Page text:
The Grammy Awards: Are They Still Relevant?

05 February 2018 Comments Off on The Grammy Awards: Are They Still Relevant?


This past Sunday, January 28, the 60th Grammy Awards ceremony was held, and it once again occupied the attention of the music world with its controversial choices. Last year, Adele’s win over Beyoncé in the major categories was extensively discussed, and it started a much-needed conversation on the Recording Academy’s failure to adequately recognize black artists. While the Academy itself is known for its unconventional decisions (from Blood Sweat and Tears winning out over The Beatles’ “Abbey Road” in 1970 to Herbie Hancock’s album of Joni Mitchell covers being chosen over Kanye West’s “Graduation” and Amy Winehouse’s “Back to Black” in 2008, to name but two), this year’s nominees really seemed promising: this year, after all, was the first in the Academy’s history in which no white men were nominated for the Album of the Year category. That award, however, along with five others, was picked up by Bruno Mars for his album “24K Magic.”

“24K Magic” isn’t a particularly bad album, but it certainly isn’t a great one either – and with the other albums nominated for this, the Grammys’ highest award, being Lorde’s pop masterpiece “Melodrama,” Kendrick Lamar’s cultural commentary “DAMN.,” Jay-Z’s “4:44” and Childish Gambino’s “Awaken, My Love!,” it was clearly the weakest nominee. The Recording Academy is notorious for its rewarding of overtly radio-friendly artists, but this year has shown them being controversial for controversy’s sake. All of these albums were critical (and commercial) successes this year, generating overwhelming acclaim from multiple sources on the basis of artistic merit and risk-taking production choices. This is the third time Kendrick Lamar has lost in this category, although all three of his albums that have been nominated for it are rap masterpieces deserving the highest recognition – the fact that he has not received the award even once is quite frankly a scandal.
While the focus last year was on categorical mistreatment based on race this year it shifted more toward disregard based on gender. While the Grammys were explicitly political this year, with artists wearing white roses in support of victims of sexual abuse and more than one nod to the Time’s Up movement, they failed to internalize the message of this very important cultural movement by intentionally ignoring music made by female artists. Lorde, the only woman in the album of the year category, was also the only nominee in the category who was not offered an opportunity to perform. SZA, the most- nominated female artist this year, won none of the five awards she was up for. Only one female solo artist (Alessia Cara) won in any of the major categories. When confronted on such issues, the president of the Grammys simply said that women artists needed to “step up” when it came to being a part of the music industry. Such ill- considered decisions resulted in an awards ceremony where political messages were offered to the public as a product of profitability, rather than a response to the actual, terrible events that were uncovered in the course of 2017.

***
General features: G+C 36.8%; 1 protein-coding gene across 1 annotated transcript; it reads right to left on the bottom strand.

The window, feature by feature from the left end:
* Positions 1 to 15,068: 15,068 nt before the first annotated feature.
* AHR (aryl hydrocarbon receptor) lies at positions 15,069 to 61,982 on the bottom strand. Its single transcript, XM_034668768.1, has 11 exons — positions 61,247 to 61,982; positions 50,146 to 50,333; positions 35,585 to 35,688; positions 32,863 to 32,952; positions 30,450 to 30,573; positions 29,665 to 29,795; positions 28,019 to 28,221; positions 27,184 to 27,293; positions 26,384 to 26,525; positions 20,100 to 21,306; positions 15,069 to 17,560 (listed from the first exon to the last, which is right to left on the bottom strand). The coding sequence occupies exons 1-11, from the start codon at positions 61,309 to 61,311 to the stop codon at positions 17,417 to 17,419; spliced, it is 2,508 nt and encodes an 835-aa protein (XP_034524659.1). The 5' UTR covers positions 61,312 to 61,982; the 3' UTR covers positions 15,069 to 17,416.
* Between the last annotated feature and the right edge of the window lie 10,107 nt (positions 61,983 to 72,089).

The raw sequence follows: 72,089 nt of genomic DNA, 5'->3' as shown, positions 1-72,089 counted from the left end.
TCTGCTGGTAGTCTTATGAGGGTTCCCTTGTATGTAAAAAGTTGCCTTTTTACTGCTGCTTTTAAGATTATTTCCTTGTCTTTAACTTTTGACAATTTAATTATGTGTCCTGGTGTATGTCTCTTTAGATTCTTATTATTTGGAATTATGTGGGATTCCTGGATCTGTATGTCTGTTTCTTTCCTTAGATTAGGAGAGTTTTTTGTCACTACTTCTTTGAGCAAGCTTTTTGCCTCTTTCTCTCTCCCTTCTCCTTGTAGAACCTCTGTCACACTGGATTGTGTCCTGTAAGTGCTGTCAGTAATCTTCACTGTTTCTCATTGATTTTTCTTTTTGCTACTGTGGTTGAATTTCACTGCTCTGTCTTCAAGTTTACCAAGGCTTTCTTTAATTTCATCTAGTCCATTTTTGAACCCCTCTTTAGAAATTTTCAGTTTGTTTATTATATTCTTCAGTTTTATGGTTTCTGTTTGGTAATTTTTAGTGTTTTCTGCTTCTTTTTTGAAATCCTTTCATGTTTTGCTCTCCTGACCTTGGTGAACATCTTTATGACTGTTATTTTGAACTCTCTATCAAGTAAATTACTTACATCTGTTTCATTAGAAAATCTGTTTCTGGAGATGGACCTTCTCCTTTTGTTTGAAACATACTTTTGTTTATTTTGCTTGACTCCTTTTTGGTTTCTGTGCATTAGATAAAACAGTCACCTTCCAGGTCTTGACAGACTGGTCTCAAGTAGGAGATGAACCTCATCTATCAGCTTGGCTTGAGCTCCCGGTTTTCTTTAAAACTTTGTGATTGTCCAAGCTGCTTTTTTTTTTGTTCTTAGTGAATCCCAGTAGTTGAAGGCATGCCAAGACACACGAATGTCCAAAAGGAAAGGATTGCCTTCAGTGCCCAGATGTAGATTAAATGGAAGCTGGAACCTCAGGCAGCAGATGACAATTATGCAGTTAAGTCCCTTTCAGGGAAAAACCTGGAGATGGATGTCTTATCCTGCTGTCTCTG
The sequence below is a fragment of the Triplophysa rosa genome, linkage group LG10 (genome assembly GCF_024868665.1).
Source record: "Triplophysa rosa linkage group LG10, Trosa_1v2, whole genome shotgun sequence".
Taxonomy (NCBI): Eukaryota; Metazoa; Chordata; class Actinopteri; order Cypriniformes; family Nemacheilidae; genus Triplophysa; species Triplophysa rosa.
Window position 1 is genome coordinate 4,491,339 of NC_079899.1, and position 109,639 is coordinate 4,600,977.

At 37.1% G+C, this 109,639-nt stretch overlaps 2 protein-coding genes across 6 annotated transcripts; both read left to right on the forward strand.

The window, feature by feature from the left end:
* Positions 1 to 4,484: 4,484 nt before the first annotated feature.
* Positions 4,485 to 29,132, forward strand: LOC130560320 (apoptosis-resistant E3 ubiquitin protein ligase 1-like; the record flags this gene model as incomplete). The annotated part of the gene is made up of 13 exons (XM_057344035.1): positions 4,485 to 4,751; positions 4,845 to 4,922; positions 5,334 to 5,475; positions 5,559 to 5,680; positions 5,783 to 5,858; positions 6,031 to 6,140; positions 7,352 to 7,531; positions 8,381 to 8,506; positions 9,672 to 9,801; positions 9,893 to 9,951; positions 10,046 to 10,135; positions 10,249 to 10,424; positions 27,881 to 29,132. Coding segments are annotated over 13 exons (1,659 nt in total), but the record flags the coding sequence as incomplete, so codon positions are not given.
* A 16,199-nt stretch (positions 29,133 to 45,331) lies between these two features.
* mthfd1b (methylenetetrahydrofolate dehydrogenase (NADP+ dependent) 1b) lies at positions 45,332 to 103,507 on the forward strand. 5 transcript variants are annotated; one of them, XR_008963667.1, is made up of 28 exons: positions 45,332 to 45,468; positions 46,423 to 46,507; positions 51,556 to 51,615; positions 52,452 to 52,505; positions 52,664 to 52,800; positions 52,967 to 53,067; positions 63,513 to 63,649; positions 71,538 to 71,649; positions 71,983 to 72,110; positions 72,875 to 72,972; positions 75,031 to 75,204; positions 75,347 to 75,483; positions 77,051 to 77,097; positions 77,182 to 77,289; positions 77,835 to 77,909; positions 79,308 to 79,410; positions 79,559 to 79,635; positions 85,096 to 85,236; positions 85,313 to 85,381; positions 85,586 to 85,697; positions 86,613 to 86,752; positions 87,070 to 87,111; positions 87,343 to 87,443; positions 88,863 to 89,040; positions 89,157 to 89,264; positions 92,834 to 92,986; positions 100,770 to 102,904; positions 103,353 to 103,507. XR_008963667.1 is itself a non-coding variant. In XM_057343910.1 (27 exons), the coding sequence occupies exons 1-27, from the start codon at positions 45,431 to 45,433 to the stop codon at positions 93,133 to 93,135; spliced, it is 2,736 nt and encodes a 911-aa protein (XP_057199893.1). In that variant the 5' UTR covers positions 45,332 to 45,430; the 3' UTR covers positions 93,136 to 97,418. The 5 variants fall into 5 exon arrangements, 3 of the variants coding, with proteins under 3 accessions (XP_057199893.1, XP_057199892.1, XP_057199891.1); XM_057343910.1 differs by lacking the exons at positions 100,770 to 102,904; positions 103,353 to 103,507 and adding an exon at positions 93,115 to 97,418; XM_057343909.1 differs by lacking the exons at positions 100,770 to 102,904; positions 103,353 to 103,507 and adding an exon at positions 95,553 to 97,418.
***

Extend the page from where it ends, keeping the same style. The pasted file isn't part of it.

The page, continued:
Considering the fact that this year’s viewership ratings for the event were at an all-time low, the Grammys no longer seem to hold the cultural relevance they once did. While it is certainly a respected awards ceremony, having been held for more than half a century to recognize the music of the time and serve as a testament to artistic ability, it now seems to be behind the times. For more than a decade, the Academy has made all the wrong decisions in choosing whom to award, and has failed to recognize the diversity of our era – be it with regard to the artists themselves or the creative output they produce.
Perhaps a good example of a trustworthy and influential institution would be the UK’s Mercury Prize, with its record of awarding the absolute cutting-edge music of the year (past winners include Skepta over David Bowie in 2016, Pulp’s “Common People,” Portishead’s “Dummy” and The xx’s debut album – all regarded as examples of music ahead of its time, and all proven to be cult classics); or even Canada’s Polaris Music Prize, which has followed a similar trajectory to that mapped out by the Mercury.
The Recording Academy would benefit greatly from following a more contemporary approach to music, one that recognizes and reflects the diverse landscape of artists and genres across backgrounds, instead of being an outdated, banal institution that is apparently less than keen to acknowledge the most culturally significant music of its time.